But if we imagine a far off future, if we imagine a future where robots don’t make those kinds of mistakes, those kinds of empirical mistakes where they’re trying to determine the state of affairs around them, where they’re trying to determine not just whether someone is wearing a uniform, but for example, whether they’re actively contributing to hostilities. This is the kind of language that international law uses.

If we imagine a situation where robots are actually pretty good at making those kinds of decisions where they’re perhaps even better behaved than human soldiers, where they don’t get confused, they don’t get angry or vengeful, they don’t see their comrade killed right next to them and go on a killing spree or go into some berserker rage. And we imagine a situation where they’re not racist, or they don’t have the kinds of biases that humans are often vulnerable to.

In short, if we imagine a scenario where we can greatly reduce the number of innocent people killed in war, the number of people killed by collateral damage, this starts to exert a lot of pressure on that widely held public intuition that autonomous weapons are bad in themselves, because it puts us in the position then of insisting that we continue to use human war fighters to wage war even when we know that will contribute many more people dying from collateral damage. To put it simply, that’s an uncomfortable position for someone to be in. That’s an uncomfortable position to defend. Those are the kinds of questions that we investigate when we think about the morality of autonomous weapons. And of course, I could, if you’re interested, I could go over lots of the moral arguments on either side, but that’s a very broad bird’s eye view of where the conversation stands now.

Ariel: So actually, one question that comes to mind when you’re talking about this is I would be worried what would happen – even if you can make an argument that there’s ethical reasons for using autonomous weapons, I would be worried that you’re going to get situations that are very similar to what we have now where the richer, more powerful countries have these advanced technologies, and the poorer countries that don’t have them are the ones that are getting attacked.

Ryan: I think you’re absolutely right about that. That is a very real concern. It’s what we might call a secondary concern about autonomous weapons, because if you had a position like that, you might say something like this, well there’s nothing wrong intrinsically with using a robot or using a machine to decide who should live and who should die. We’ll put that question aside, but we still prefer to live in a world where nobody has autonomous weapons, rather than in a world in which they are unequally distributed and where this leads to problematic differentials in power or domination and where it cements those kinds of asymmetries on the international stage.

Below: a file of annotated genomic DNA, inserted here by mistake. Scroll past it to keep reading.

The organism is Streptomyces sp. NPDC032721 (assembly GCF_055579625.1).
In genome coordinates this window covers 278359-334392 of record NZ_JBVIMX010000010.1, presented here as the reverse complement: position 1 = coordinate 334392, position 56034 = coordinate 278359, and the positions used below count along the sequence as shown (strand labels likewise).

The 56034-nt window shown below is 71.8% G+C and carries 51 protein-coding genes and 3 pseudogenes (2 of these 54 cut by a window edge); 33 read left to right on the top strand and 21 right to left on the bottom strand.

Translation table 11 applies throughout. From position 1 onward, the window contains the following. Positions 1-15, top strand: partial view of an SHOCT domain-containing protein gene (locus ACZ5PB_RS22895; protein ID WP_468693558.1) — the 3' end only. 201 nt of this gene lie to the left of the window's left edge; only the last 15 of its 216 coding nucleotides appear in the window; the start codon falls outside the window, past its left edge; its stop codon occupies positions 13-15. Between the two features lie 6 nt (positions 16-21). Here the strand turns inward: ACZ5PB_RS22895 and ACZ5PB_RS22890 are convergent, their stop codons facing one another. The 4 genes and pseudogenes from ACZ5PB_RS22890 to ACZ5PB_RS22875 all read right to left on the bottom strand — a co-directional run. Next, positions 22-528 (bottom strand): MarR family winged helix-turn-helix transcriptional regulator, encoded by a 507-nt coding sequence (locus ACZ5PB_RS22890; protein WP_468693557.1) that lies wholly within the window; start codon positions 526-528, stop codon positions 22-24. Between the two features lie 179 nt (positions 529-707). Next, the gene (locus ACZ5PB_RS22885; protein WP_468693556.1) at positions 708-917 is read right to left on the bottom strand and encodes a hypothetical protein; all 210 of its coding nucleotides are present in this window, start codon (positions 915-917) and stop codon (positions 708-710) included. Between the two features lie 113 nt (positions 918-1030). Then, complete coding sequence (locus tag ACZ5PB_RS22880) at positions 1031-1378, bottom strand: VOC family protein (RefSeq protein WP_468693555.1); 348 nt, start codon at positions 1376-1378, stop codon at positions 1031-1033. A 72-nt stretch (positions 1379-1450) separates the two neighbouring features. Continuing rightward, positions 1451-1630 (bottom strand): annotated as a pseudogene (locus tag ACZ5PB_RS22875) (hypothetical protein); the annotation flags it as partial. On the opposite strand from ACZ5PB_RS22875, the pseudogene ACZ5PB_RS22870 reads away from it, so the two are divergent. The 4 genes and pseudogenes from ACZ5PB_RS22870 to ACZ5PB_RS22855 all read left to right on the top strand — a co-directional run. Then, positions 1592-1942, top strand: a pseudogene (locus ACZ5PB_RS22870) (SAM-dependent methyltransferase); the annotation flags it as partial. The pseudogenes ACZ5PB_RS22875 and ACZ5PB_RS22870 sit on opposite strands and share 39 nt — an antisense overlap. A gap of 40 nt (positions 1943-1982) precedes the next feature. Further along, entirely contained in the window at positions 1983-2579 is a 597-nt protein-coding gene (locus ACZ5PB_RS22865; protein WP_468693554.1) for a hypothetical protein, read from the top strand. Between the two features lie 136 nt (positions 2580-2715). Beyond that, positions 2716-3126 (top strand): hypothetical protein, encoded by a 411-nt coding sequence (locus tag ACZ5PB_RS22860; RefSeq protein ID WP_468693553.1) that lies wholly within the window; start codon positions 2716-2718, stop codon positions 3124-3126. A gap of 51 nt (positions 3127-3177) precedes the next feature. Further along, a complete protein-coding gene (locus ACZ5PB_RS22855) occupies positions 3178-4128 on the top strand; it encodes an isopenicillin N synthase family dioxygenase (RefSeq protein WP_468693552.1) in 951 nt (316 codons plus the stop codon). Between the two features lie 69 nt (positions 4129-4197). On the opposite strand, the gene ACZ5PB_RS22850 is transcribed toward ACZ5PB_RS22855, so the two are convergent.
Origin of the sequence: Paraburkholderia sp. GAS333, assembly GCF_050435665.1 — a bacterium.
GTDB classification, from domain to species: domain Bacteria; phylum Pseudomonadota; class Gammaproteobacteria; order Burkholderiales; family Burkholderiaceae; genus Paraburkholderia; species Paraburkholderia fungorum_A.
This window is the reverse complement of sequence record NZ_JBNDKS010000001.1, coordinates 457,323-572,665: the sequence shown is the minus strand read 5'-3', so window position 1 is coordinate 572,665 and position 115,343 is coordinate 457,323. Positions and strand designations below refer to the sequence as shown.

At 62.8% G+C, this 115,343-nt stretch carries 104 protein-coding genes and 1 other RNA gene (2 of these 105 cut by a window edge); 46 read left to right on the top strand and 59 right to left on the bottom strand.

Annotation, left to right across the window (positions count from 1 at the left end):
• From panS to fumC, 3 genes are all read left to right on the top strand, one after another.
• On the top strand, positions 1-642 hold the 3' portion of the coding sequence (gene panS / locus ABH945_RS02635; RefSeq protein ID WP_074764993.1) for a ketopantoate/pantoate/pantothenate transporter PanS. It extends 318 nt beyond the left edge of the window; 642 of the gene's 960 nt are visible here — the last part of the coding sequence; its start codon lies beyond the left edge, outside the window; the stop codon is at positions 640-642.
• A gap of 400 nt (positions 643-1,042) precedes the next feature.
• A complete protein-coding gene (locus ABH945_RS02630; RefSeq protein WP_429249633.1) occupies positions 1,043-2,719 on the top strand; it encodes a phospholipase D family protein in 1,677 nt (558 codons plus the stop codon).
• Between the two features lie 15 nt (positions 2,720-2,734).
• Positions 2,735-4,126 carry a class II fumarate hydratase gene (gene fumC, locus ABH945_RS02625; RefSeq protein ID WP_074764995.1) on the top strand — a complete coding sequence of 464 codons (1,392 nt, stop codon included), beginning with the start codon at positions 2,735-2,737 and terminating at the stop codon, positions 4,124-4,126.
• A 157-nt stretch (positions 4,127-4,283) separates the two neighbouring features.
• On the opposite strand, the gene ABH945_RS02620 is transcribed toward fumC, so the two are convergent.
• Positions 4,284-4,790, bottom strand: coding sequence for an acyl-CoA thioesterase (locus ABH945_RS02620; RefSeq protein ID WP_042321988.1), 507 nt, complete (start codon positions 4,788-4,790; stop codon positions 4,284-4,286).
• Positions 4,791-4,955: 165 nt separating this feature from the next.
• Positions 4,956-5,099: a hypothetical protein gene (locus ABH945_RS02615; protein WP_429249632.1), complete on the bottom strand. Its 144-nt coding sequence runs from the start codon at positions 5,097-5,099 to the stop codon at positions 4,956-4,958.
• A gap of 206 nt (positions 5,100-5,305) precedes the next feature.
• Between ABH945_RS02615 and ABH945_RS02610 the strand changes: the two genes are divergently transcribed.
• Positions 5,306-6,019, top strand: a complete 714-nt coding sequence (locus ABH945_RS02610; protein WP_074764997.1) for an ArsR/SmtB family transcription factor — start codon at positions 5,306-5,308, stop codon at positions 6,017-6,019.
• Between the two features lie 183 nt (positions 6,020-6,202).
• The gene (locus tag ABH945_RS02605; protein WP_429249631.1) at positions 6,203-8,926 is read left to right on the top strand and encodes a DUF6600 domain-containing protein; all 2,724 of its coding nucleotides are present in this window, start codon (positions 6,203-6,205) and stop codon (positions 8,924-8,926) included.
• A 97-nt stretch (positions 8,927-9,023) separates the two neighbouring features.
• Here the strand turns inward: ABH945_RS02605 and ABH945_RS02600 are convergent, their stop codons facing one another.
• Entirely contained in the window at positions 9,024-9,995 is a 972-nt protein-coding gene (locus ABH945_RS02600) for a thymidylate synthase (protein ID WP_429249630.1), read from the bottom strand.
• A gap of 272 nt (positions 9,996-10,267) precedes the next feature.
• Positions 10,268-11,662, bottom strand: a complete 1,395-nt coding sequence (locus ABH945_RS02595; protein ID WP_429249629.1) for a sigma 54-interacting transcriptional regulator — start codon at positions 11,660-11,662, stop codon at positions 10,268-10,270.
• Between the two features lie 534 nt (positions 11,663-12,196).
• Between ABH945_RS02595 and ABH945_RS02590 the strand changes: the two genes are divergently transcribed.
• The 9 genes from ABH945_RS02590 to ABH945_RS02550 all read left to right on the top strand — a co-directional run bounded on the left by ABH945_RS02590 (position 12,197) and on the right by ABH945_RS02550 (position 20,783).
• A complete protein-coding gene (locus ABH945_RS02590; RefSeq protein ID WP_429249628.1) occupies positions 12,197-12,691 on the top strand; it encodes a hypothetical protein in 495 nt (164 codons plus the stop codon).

If you had that position, I think you’d be quite reasonable. That could very well be my position. That’s a position that I’m very very sympathetic to, but you’ll notice that that’s a position that sidesteps the more fundamental question, the more fundamental moral question of what’s wrong with using killer robots in warfare. Although, I wholeheartedly agree that I think a world with no autonomous weapons might very much be better in a world in which some people have them and some people don’t.

Ariel: One of my other questions, Matt, is going to be more directed towards you, and that is especially as we’re transitioning into autonomous weapons that would be more advanced, how do we deal with accountability?

Matt: Well, first, if you don’t mind, I’d like to talk about a few of the points Ryan made. First off, Ryan, there is almost nothing you said that I disagree with me. In fact, there was nothing that you said that I noticed that I disagree with.

Ryan: Good to know.